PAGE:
During my studies at the Academy of Fine Arts in Rome, I was always intrigued by the fascinating practice of the burin and the mark left by this instrument on antique prints.

Unfortunately, the techniques I studied at the Academy were always drypoint or other indirect techniques such as etching, aquatint or soft wax, and I never found a master from whom I could learn the art of burin engraving.

It was a habit for me, after my everyday studying at the Academy, to visit the various ironmongers specialised in engraving tools in the area. Through their experience I was able to deepen and deepen my knowledge, satisfying my curiosity by asking them many questions. I still remember my first rod from which I made my first burin.

After studying at the Academy, I used to go home and practise. It was a long and demanding path because, as in all arts, you need a lot of perseverance and determination to get the first results.

The first technique I learned was the burin technique. In fact, I began to cultivate this technique by specialising and refining each step: from preparing the tool to holding the burin correctly, so that I could run the point at a constant speed and pressure. At the beginning, I engraved line after line until I learned to mark perfectly straight lines of the same depth. From that moment on, I felt ready to move on to the next level, which was curved lines and, and later, geometric and more complex shapes.

To engrave professionally and to a high standard, a lot of time and practice was needed. In fact, I was fortunate enough to be able to hone my technique and devote time to my engraving by reconciling this new passion of mine with my job. At that time, I was supporting myself with the salary I was getting as a graphic designer, managing my time without stress, feeling fulfilled both through my studies and my work.

I have always treasured the experiences I have had the good fortune to face and the excellent advice I have received from the masters I have met during my professional growth: from master Vichi Luca, a goldsmith in Rome, who forged papal and votive coins in his workshop, to master Gianfranco Pedersoli, who specialised in the art of knives in Brescia, to whom I was pleased to give a burin, and the small printing house in Porto, where I was able to meet many artists and art dealers. It was in Portugal that I bought a burin with a chestnut wood handle that had caught my eye because of its charm.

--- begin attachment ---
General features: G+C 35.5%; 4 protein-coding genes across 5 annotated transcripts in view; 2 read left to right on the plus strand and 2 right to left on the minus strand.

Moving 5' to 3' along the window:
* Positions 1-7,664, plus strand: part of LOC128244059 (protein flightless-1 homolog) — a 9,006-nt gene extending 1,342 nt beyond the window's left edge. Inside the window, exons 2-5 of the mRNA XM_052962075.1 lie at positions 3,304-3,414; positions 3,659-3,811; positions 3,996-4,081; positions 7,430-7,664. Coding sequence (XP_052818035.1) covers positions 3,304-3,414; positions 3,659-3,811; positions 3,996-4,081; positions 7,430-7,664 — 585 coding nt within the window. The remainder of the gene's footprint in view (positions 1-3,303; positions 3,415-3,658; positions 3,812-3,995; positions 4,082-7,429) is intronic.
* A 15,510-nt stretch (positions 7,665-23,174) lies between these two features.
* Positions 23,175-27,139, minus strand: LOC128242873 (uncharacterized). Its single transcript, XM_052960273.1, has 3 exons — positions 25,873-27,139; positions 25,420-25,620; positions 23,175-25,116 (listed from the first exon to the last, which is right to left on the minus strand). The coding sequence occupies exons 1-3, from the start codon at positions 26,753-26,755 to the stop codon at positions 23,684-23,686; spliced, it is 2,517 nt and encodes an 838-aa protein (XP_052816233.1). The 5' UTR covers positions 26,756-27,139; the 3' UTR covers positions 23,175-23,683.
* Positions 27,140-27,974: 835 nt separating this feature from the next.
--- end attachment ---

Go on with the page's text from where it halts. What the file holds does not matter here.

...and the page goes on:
I have tried and tested various types of burins on small copper dies, from square-tipped to triangular-tipped to diamond-tipped, and the results have intrigued me so much that I have not been able to stop experimenting with new ways and styles. I like to use all engraving techniques, from point and hammer to burin, especially to define and create particular details and realistic shadows. It is no coincidence, or perhaps it is just my humble opinion, that the beauty of the burin is the stimulation in research, reflections and operations that are different from any other engraving tool, at least among those I have ever tried.

I love the burin both because it allows me to make a particular mark that remains impressed on the plate, but also because I consider it a very personal instrument, almost an extension of myself, both from the anatomical point of view and from the point of view of the expression of personality: even the way you hold it can have a considerable effect on the gesture and the strength of the marks. Some signs, in fact, I have made them so personal and mine that, to use a metaphor, I now feel like writing my signature on a sheet of paper, an automatic gesture that is unique to me.

For example, sharpening, a fundamental phase the success of the work, is my favourite moment because, like a blacksmith or a craftsman, it allows me to create my own work tool with my own hands, depending on the needs and conditions. I repeat this operation from time to time during the execution of the design.

In this regard, and to reiterate the undeniable importance of this phase, all the master engravers between Rome, Brescia and Porto that I had the opportunity to meet had a different, highly personal and original way of sharpening the point of the burin – the burin, if used, if restored and if care is taken, becomes a unique, personal and rare piece.

Finally, the burin, despite being a rigid tool, also fascinates me because of the way it allows me to dominate and at the same time enhance its conditioning imposed by movement. The result of its mark is obviously and exclusively a prolonged, constant, productive and reasoned matter of exercise and habit.

It took me years to achieve a result that could be considered decent, but my desire and passion led me to proudly share my education, my works and my job. My art fully gratifies me and allows me to pursue my dream by giving me the strength not to stop.

This unique piece is my passion but also my madness. This tool can really scratch anything: cutting a soft material like metal becomes like running a pencil over a sheet of paper.

I have always felt like a researcher of the sign, and this ancient technique that has come down to our days, capable of transferring the sign through a constant energy, conceptual, muscular and nervous, to be changed and modelled into gestures, to be converted into cuts, recesses, graphic values and therefore into images, has made my research a real journey into the world of graphics, both ancient and digital.


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Print at burin, 30×30 cm – FINE ART

foresta, 2021


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